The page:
A shout band is a traditional, soul based musical style that arose in some predominantly African American Protestant churches in the 1920s.
The shout band tradition of the southeastern United States originated from the exuberant church music of North Carolina. African American brass players formed bands, predominantly trombone-based, inspired by jazz, blues and Dixieland, gospel and old-time spirituals: a more soulful version of a New Orleans Brass Band. The United House of Prayer For All People, an Apostolic denomination founded in 1919 in Massachusetts, is particularly known for its shout bands.
Shout Music is a type of gospel music characterized by very fast tempo, chromatic basslines, snare hits and hand claps on the upbeat of each beat. The organ typically plays dominant 7 chords while improvising over blues riffs. The pianist typically plays counter rhythms to the established rhythmic structure. There are many variations of this particular style of music. Often gospel artists will break into Shout Music at the end of a song or as a finale. Shout Music is used as a bed for vocal riffing and calling out of catch phrases, or "shouting."
While shout bands became prevalent during the 1920s and 1930s, by the 1960s the trombone, which allows for a wide range of emotive expression, emerged as the lead instrument within the shout band. Large groups of trombones are treated almost as a vocal choir, each with its own part.
Upbeat and engaging, shout band music consists of three sections: the recitive and call, which involves a musical statement from the trombones; the aria, which develops the melody and tempo; and the shout, the ending call-and-response. As the song progresses, the sound intensifies from a whisper at the beginning to an exuberant crescendo during the shout.
The actual sound that is produced by playing is different from the strict and predesignated sound of most music. Shout band music is made to closely emulate the exact sound and techniques used by the voices of singers and choirs, including but not limited to vibratos, slurs, and glissandi. This is the primary reason that a trombone is typically found as the lead instrument.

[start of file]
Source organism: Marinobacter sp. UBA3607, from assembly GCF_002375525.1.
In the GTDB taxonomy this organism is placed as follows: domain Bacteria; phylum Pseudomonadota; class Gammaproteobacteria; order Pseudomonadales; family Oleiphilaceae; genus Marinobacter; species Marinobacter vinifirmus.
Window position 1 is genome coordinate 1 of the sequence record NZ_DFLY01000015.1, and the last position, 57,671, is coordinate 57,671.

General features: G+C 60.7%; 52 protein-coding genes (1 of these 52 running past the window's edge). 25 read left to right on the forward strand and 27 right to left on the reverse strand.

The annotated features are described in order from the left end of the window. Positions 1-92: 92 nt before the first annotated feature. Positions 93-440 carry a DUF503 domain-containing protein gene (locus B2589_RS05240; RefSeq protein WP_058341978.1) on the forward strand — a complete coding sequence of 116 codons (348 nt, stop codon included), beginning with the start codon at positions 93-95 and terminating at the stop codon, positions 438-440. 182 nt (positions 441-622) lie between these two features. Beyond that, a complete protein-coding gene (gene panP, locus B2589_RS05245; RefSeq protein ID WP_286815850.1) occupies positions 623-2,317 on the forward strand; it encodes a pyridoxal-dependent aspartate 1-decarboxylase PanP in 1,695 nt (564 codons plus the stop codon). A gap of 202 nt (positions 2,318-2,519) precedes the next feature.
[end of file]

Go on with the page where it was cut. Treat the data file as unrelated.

The structure of shout bands varies greatly, but all typically have a few basic instruments in common: trombones, baritone(s), a snare drum and bass drum combination (or a basic drum kit), cymbals, and a sousaphone. Though they are not usually seen, other instruments are also utilized in shout bands such as trumpets, flugelhorns, saxophones, clarinets, flutes, washboards and more.
Shout bands vs. Jazz bands
Shout bands are often mistaken for trad jazz bands are often confused with one another due to similarities in style. But the differences in them are just as great. The first and most noticeable difference is the lack of sheet music. Shout band have little confinement with music as sheet music is not used. A selection in shout bands can vary anywhere in time from 30 seconds to as much as over 1 hour and span many different songs.
The second noticeable difference lies within the leaders. In a jazz band, there is usually one leader, known as the conductor who directs the band. In a shout band, there are as many as eight different leaders controlling different aspects of the band during a performance. There is, however, a conductor that does control everything that happens but he or she is normally listening to the band as a whole where the other leaders are listening to specific parts that they are assigned to.
- Shout band to raise roof at Celebration of Teachers
- 76 Trombones in the Big Paradise
- Sweet Heaven Kings Brass Band - United House of Prayer for All People - Anacostia, DC (The Kennedy Center)
- United House of Prayer Trombone Shout Bands - Smithsonian Folkways Recordings
- Madison Clouds of Heaven a trombone Shout Band - June 7, 2006 (IndyWeek)
- Saints Paradise Trombone Shouts Bands from the United House Of Prayer Liner Notes
- Shout Music on organ with bass and drums
- Chris Edwards playing Shout Music on organ with a full band and choir
- Sweet Heaven Kings Brass Band, made up of members of the United House of Prayer for All People in the Anacostia community of Washington, DC, performing at the 2012 Smithsonian Folklife Festival
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